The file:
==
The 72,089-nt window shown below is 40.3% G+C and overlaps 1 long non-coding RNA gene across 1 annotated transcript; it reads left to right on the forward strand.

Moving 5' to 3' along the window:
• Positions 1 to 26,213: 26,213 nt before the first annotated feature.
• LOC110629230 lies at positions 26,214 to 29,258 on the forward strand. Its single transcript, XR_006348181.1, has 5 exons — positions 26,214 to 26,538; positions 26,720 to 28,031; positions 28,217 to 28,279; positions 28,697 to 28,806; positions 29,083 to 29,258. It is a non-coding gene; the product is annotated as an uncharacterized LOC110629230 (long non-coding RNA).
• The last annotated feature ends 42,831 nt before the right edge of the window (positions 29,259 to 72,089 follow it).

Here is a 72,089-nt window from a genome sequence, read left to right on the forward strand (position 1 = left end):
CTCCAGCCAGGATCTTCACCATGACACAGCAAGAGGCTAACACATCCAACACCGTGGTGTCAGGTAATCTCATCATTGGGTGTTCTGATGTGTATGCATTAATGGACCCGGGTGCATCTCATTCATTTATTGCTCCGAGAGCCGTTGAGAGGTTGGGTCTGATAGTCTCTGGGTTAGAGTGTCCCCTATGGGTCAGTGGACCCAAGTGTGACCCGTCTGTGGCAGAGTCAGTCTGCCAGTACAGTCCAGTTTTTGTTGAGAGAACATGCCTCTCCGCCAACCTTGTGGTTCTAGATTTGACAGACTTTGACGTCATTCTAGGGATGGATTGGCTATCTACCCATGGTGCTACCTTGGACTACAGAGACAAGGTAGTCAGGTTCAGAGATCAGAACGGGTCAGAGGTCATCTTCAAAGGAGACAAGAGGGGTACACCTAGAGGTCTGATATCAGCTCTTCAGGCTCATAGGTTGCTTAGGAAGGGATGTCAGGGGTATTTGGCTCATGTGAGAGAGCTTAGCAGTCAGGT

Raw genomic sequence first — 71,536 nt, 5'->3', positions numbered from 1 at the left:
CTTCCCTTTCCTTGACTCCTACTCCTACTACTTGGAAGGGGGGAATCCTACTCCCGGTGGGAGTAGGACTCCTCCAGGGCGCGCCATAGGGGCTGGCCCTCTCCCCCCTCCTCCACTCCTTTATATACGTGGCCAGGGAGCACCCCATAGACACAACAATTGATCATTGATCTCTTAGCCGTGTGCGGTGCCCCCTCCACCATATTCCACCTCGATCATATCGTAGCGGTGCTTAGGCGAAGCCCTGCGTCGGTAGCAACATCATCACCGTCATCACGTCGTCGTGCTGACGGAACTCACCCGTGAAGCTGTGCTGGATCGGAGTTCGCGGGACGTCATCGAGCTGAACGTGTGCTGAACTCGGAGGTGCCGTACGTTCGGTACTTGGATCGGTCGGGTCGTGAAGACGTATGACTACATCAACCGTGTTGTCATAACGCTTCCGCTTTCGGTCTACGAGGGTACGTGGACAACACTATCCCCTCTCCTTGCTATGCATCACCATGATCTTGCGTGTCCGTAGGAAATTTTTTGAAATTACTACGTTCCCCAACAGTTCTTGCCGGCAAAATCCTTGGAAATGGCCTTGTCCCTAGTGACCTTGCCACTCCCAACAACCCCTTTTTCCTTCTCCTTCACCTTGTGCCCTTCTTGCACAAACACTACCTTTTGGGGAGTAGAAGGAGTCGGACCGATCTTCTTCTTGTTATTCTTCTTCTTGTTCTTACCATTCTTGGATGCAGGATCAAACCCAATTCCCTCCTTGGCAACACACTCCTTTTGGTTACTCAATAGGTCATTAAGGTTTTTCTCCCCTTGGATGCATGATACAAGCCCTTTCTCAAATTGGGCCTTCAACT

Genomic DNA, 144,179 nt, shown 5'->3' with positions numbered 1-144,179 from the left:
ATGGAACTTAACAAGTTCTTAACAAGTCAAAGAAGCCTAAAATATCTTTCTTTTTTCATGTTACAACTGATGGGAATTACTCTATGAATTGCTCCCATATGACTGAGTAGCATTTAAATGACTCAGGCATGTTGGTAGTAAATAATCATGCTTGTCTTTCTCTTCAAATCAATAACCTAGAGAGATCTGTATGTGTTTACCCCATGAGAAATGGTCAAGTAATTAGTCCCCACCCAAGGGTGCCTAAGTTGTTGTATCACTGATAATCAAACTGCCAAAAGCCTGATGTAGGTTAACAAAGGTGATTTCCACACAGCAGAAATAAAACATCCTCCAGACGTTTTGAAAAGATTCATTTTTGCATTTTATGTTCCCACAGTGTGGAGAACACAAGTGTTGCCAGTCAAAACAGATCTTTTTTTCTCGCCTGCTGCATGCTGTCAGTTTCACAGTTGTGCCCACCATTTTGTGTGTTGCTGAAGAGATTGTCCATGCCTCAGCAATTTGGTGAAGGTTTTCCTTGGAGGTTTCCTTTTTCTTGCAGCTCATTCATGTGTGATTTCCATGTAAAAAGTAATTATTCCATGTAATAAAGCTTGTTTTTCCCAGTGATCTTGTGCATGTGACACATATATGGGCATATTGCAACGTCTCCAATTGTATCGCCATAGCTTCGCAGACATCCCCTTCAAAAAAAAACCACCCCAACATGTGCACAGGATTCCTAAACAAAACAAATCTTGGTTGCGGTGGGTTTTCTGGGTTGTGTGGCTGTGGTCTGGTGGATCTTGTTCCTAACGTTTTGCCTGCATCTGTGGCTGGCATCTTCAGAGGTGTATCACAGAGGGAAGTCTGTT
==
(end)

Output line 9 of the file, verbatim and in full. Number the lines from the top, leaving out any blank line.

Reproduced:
CTTCCCTTTCCTTGACTCCTACTCCTACTACTTGGAAGGGGGGAATCCTACTCCCGGTGGGAGTAGGACTCCTCCAGGGCGCGCCATAGGGGCTGGCCCTCTCCCCCCTCCTCCACTCCTTTATATACGTGGCCAGGGAGCACCCCATAGACACAACAATTGATCATTGATCTCTTAGCCGTGTGCGGTGCCCCCTCCACCATATTCCACCTCGATCATATCGTAGCGGTGCTTAGGCGAAGCCCTGCGTCGGTAGCAACATCATCACCGTCATCACGTCGTCGTGCTGACGGAACTCACCCGTGAAGCTGTGCTGGATCGGAGTTCGCGGGACGTCATCGAGCTGAACGTGTGCTGAACTCGGAGGTGCCGTACGTTCGGTACTTGGATCGGTCGGGTCGTGAAGACGTATGACTACATCAACCGTGTTGTCATAACGCTTCCGCTTTCGGTCTACGAGGGTACGTGGACAACACTATCCCCTCTCCTTGCTATGCATCACCATGATCTTGCGTGTCCGTAGGAAATTTTTTGAAATTACTACGTTCCCCAACAGTTCTTGCCGGCAAAATCCTTGGAAATGGCCTTGTCCCTAGTGACCTTGCCACTCCCAACAACCCCTTTTTCCTTCTCCTTCACCTTGTGCCCTTCTTGCACAAACACTACCTTTTGGGGAGTAGAAGGAGTCGGACCGATCTTCTTCTTGTTATTCTTCTTCTTGTTCTTACCATTCTTGGATGCAGGATCAAACCCAATTCCCTCCTTGGCAACACACTCCTTTTGGTTACTCAATAGGTCATTAAGGTTTTTCTCCCCTTGGATGCATGATACAAGCCCTTTCTCAAATTGGGCCTTCAACT